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- Active Learning: Nina Balcan Shores Up Foundations of Her Field
- Algorithm for Success: Zvi Galil Brings the Fire to Georgia Tech
- An Agile Architecture: Hyesoon Kim Looks to Combine CPUs & GPUs
- Box Seats in Atlanta: Fortnow Poised to Take School of CS to the Show
- Quantum Resistance: Chris Peikert & the Power of Lattices
- The People’s Network: Computing Students Work for More Transparent Internet
At the College of Computing at Georgia Tech, we are defining the new face of computing in education, research and outreach, as well as shaping computing's role in the world. Here are some stories about how we're doing it.
Box Seats in Atlanta: Fortnow Poised to Take School of CS to the Show
On July 1, 2012, Lance Fortnow took the helm as chair of Georgia Tech’s School of Computer Science, bringing with him three decades of experience as a theoretical computer scientist. In this interview, Fortnow talks about why he chose to leave Chicago and head south to lead one of the country’s hottest CS programs.Read more...
The People's Network: Computing Students Work for More Transparent Internet
Over the past 20 years, the Internet has opened up an entire universe of information and made it available to (according to recent statistics) a third of the world’s population, literally at their fingertips. Ironically, one area for which information is still hard to come by is the Internet itself—its performance as a conglomeration of digital networks, and the actors that influence that performance. College of Computing students and faculty are trying to change that. Read more...
Algorithm for Success: Zvi Galil Brings the Fire to Georgia Tech
In the summer of 1968, Israeli television was newborn. Just two years previous, a group of 32 schools had received the first broadcast signal in the country’s history, and in May 1968 the brand-new Israeli Broadcasting Authority launched regular public transmissions. That fall, the authority wanted to introduce its audience to a new technology called “computers.”
An Agile Architecture: Hyesoon Kim Looks to Combine CPUs & GPUs
Growing up in Korea, Hyesoon Kim wanted to know how things worked.
"How does a valve work? How does a gear work?" she remembers asking herself. "I liked those questions a lot." Read more...
Quantum Resistance: Chris Peikert & the Power of Lattices
Cryptography as a human activity existed millennia before the invention of the computer. Evidence of codes and code-breaking dates back at least to the Greek classical period. Indeed, the “Caesar cipher” is named after Julius Caesar, who reportedly used it to communicate with his generals. Like all encryption methods, it involves a “problem” whose solution holds the key to the code. The harder the problem, the stronger the code. Read more...
Active Learning: Nina Balcan Shores Up Foundations of Her Field
At the intellectual crossroads of machine learning, algorithmic game theory and optimization, there are signposts asking a few foundational questions: What’s the best method for gathering and using available information? How should a system adapt to change? And what’s the best way to interact with a new environment?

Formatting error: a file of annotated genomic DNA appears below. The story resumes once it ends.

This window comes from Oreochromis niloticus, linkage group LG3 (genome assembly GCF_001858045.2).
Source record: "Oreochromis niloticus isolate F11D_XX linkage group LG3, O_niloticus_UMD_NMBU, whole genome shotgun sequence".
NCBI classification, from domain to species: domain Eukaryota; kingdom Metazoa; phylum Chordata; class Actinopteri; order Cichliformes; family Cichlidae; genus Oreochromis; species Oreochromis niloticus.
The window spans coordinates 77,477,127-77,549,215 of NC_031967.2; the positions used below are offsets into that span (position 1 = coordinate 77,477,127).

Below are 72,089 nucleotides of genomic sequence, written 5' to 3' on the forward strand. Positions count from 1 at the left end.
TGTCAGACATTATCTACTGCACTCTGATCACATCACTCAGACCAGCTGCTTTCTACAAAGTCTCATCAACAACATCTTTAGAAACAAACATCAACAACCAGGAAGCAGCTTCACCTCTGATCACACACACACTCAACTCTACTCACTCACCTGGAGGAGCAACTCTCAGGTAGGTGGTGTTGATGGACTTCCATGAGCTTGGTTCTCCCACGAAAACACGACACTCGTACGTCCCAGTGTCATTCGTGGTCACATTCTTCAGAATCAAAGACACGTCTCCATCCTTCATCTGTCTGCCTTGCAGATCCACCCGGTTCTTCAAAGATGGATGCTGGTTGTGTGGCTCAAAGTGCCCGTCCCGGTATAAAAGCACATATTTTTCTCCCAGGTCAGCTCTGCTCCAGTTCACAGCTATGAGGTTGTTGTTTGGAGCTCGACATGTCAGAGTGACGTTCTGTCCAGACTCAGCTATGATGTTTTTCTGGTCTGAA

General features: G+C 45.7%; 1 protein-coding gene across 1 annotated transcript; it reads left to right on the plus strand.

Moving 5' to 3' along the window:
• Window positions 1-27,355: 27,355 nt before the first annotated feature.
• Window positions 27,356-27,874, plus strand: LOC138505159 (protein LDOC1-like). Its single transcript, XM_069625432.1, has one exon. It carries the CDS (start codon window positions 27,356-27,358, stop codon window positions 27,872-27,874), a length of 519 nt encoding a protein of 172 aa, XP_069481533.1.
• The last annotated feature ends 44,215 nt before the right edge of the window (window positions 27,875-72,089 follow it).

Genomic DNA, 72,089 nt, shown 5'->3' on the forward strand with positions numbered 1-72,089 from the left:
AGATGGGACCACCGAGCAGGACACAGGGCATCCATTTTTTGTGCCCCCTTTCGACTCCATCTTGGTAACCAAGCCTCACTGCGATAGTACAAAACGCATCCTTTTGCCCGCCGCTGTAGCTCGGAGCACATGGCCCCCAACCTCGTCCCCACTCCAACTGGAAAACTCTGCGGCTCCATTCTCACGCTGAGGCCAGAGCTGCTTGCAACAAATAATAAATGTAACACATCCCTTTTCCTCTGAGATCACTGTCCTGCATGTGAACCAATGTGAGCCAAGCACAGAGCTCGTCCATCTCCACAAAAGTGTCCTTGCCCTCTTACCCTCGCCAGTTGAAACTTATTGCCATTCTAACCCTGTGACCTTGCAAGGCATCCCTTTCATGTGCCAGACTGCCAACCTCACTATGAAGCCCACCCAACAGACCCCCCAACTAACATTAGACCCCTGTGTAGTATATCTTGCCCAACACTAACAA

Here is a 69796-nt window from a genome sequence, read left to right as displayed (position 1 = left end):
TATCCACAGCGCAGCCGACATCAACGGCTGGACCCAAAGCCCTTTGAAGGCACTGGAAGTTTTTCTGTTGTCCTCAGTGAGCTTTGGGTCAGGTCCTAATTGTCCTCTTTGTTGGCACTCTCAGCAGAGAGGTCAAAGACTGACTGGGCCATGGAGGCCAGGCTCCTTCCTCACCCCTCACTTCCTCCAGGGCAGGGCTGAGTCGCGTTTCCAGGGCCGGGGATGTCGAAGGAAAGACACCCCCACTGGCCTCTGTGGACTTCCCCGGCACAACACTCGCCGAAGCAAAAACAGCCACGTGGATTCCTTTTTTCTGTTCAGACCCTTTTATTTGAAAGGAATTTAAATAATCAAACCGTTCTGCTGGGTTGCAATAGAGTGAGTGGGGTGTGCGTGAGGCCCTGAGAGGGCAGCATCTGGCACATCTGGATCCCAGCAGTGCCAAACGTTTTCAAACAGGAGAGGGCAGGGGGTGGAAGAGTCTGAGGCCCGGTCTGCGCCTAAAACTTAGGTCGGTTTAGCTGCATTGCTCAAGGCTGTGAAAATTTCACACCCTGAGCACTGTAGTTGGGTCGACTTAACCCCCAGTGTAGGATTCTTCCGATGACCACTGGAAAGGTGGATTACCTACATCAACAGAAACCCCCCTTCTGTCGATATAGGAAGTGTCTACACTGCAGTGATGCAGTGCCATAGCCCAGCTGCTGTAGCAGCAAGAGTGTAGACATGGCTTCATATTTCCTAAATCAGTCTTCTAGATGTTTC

Nina Balcan wants to provide answers to those questions. Read more...
Behind Dick Lipton’s ready smile, his brain is working, ever on the lookout for problems to tackle. Read more...
|Dana Randall was always good at math. Her teachers were giving her more difficult problems than her classmates as early as the first grade. A native of New York, Randall attended Stuyvesant High School, the highly competitive New York City public high school that specializes in mathematics and science, before going on to earn a bachelor’s degree in mathematics at Harvard. Read more...|
Revving Up Moore's Law
|Tom Conte likes cars. He gets paid to talk about computers. Problem is, people tend to be more mystified by computers than by cars. So Conte puts the two together and uses cars (and things related to them) to explain computers. He does this a lot. Read more...|
Randomness Hits Big with NSF Grant
|Four College of Computing professors (and a fifth outside Georgia Tech) will share a $1.08 million grant from the National Science Foundation with the goal of discovering how randomized algorithms can yield solutions to some of the most vexing problems in science and engineering. Read more...|
Maintaining Transparency for the Internet
|M-Lab Tracks Metrics for 'Net Neutrality: Keeping the Internet robust, innovative and democratic are the goals behind the Internet Measurement Lab (M-Lab), a project founded and supported by Google, the PlanetLab Consortium and the New America Foundation's Open Technology Institute. Read more...|
Lock Up That Phone
|Cell phones and other mobile devices are becoming more powerful, more functional and more indispensable in many people's lives. But these same qualities also make them tempting targets for criminal hackers—and at the moment, there's little to stop the damage they could do. Read more...|
MedVault: Improving Healthcare Through Data Efficiency, Security
|Converting medical records to an electronic format would allow seamless information sharing among health care providers and give patients control over their medical records. Moreover, such records could produce significant cost-saving efficiencies while improving the quality of health care. Read more...|